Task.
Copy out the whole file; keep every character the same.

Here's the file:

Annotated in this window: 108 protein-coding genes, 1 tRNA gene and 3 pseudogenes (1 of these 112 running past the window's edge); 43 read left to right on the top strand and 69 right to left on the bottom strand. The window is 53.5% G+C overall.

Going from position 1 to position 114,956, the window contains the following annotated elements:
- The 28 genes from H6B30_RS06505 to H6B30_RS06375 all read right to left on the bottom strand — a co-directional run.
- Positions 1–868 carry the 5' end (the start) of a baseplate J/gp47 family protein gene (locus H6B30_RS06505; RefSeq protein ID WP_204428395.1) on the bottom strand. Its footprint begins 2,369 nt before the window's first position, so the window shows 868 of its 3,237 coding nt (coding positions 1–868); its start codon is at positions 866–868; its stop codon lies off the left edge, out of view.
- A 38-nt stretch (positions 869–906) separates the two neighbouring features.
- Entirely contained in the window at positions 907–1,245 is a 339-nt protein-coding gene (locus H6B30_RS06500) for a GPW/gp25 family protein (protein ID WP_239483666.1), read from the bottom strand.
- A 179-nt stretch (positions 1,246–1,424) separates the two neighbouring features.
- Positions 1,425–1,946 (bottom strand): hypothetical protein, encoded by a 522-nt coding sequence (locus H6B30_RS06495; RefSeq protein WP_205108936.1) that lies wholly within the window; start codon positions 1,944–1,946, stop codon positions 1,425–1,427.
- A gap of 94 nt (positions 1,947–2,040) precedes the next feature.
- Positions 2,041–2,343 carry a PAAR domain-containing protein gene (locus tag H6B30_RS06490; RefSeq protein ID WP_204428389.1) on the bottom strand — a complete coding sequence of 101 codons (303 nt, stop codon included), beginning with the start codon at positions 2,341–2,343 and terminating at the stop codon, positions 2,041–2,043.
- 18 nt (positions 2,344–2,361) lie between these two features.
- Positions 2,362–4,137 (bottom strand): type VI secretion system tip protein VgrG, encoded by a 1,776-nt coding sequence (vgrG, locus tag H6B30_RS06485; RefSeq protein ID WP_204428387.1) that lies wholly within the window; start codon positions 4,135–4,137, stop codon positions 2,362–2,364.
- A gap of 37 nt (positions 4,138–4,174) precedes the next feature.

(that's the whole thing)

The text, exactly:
Annotated in this window: 108 protein-coding genes, 1 tRNA gene and 3 pseudogenes (1 of these 112 running past the window's edge); 43 read left to right on the top strand and 69 right to left on the bottom strand. The window is 53.5% G+C overall.

Going from position 1 to position 114,956, the window contains the following annotated elements:
- The 28 genes from H6B30_RS06505 to H6B30_RS06375 all read right to left on the bottom strand — a co-directional run.
- Positions 1–868 carry the 5' end (the start) of a baseplate J/gp47 family protein gene (locus H6B30_RS06505; RefSeq protein ID WP_204428395.1) on the bottom strand. Its footprint begins 2,369 nt before the window's first position, so the window shows 868 of its 3,237 coding nt (coding positions 1–868); its start codon is at positions 866–868; its stop codon lies off the left edge, out of view.
- A 38-nt stretch (positions 869–906) separates the two neighbouring features.
- Entirely contained in the window at positions 907–1,245 is a 339-nt protein-coding gene (locus H6B30_RS06500) for a GPW/gp25 family protein (protein ID WP_239483666.1), read from the bottom strand.
- A 179-nt stretch (positions 1,246–1,424) separates the two neighbouring features.
- Positions 1,425–1,946 (bottom strand): hypothetical protein, encoded by a 522-nt coding sequence (locus H6B30_RS06495; RefSeq protein WP_205108936.1) that lies wholly within the window; start codon positions 1,944–1,946, stop codon positions 1,425–1,427.
- A gap of 94 nt (positions 1,947–2,040) precedes the next feature.
- Positions 2,041–2,343 carry a PAAR domain-containing protein gene (locus tag H6B30_RS06490; RefSeq protein ID WP_204428389.1) on the bottom strand — a complete coding sequence of 101 codons (303 nt, stop codon included), beginning with the start codon at positions 2,341–2,343 and terminating at the stop codon, positions 2,041–2,043.
- 18 nt (positions 2,344–2,361) lie between these two features.
- Positions 2,362–4,137 (bottom strand): type VI secretion system tip protein VgrG, encoded by a 1,776-nt coding sequence (vgrG, locus tag H6B30_RS06485; RefSeq protein ID WP_204428387.1) that lies wholly within the window; start codon positions 4,135–4,137, stop codon positions 2,362–2,364.
- A gap of 37 nt (positions 4,138–4,174) precedes the next feature.